This morning I was visiting Diana Trout's blog and saw this little tutorial on Twinchies. Well, these were tags that failed at paper marbling so I stenciled over them, cut them square and decided to try Diana's method. I first glued some book page words on the squares and covered the entire square in an Ultra Thick Embossing Enamel. I ended coating them twice to get a nice thick gloss. I then dipped the edges in a flat gold embossing powder and melted them smooth. I grabbed another half-finished canvas I've had laying around for YEARS and gave it a fresh coat of paint and stenciling with the same Tiles stencil, and mounted the little tile in the middle of the canvas. I coated the canvas edges in the glass bead gel to give it a little bling. The funny part is that the "Beautiful Exasperation" cracked when I tried to straighten it. I love delicious irony.
But wait. Didn't I mention in the Newsletter something about a GIVEAWAY? Yes, yes I did! I'm giving away a set of stencils and a beautiful book called "Art Journal Your Archetypes" by artist and author Gabrielle Javier-Cerulli. It is a gorgeous book filled with artwork and interviews by your favorite artists like Nathalie Kalbach, Orly Avineri, Sarah Trump, Jessica Sporn, Mary Beth Shaw, Seth Apter, and Tamara Laporte. Yours Truly has a little piece of artwork in there, representing my main archetype "Nature Girl."
It has a section where you can answer questions to figure out what archetypes you most identify with, and half the book shows you how you can use stencils and other mixed media methods to create journal pages to honor your archetypes. It really is a unique book, with a fascinating subject, you will be sure to learn something about yourself and then want to create art about it!
Gabrielle and I also got the chance to talk a little bit over at Google Hangouts and she recorded it for everyone to see. (eeek!) We talked about archetypes, art journaling, running a business, and other "stuff". Enjoy!
Now for the details of the Giveaway! Just leave a comment here about what you think your archetypes are. Or just leave a comment about what you think about the Blocks stencils and artwork. Or just say hi :-) I will pick a random winner on October 8th, after the Design Team has had a chance to show off their creations. You have to come back to THIS post to enter the giveaway. Only one entry per person, duplicates will be eliminated. I am giving away a brand new book and a set of stencils. And if I have more than 50 comments, I will be giving away another book and set of stencils! So share this post and encourage people to enter. Good luck and...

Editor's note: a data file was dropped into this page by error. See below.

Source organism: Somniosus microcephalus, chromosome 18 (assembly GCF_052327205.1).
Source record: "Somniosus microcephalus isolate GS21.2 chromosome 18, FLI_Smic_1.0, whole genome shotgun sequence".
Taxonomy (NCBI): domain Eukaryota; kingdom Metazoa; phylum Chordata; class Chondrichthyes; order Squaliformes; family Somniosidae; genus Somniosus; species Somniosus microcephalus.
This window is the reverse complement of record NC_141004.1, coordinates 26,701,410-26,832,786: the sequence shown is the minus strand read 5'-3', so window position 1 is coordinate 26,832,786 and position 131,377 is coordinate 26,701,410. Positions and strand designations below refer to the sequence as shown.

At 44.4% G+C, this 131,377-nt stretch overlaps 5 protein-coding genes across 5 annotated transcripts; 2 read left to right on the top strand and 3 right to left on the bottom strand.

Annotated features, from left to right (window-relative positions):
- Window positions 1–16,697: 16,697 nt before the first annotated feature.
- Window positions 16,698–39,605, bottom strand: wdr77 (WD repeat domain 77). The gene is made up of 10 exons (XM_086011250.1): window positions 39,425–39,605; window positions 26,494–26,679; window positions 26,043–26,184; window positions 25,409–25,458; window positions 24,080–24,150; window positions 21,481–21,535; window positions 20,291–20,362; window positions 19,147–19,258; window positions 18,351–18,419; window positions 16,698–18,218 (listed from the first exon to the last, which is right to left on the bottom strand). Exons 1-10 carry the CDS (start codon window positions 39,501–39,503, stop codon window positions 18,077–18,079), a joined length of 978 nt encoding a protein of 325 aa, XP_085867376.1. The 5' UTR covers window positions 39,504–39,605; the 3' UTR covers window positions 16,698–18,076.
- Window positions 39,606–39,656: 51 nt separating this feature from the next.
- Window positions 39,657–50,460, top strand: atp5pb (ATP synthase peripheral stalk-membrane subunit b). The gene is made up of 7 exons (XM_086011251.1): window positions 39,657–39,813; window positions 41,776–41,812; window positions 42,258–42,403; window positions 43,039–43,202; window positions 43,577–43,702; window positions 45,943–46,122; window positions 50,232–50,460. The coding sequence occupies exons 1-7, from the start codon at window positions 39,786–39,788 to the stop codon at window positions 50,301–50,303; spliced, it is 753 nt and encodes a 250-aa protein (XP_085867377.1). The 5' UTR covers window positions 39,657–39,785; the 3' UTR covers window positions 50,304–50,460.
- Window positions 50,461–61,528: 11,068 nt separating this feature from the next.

Have a fantastic week!
The paper I used for this printmaking adventure are 4.25 inch squares of Canson mixed media paper.
After a whirlwind printing session where I didn't clean my brayer at all and just layered paint color over paint color on my palette as I worked I was left with almost 20 squares of color and texture goodness.
I picked out my 12 favorite squares and arranged them in a grid. Using regular scotch tape I taped them together on the back side. Then, using spray adhesive, I mounted my grid onto a large panel and then trimmed the panel down.
Here is what I have so far, a paper quilt!
I wanted the squares to seem more integrated with each other and so I used some vine charcoal and scribbled on the seams and rubbed the charcoal to blend it.
This created a subtle shadowing and I felt it brought the different squares together as one big happy family.
I am going back and forth about either adding a quote, layering more pattern (dots!), details or color, or just leaving it as is. What is the story I want to tell?
I come to this point often when I work and I find my creative brain needs me to set them aside to let them simmer. Right now it is propped up on the side of my work table patiently waiting for me to tell the rest of its story. If you are ever in this situation just trust the process. Keep the artwork out where you can see it everyday because your creative self will be inspired and you will know what to do next.
What do YOU think I should do next?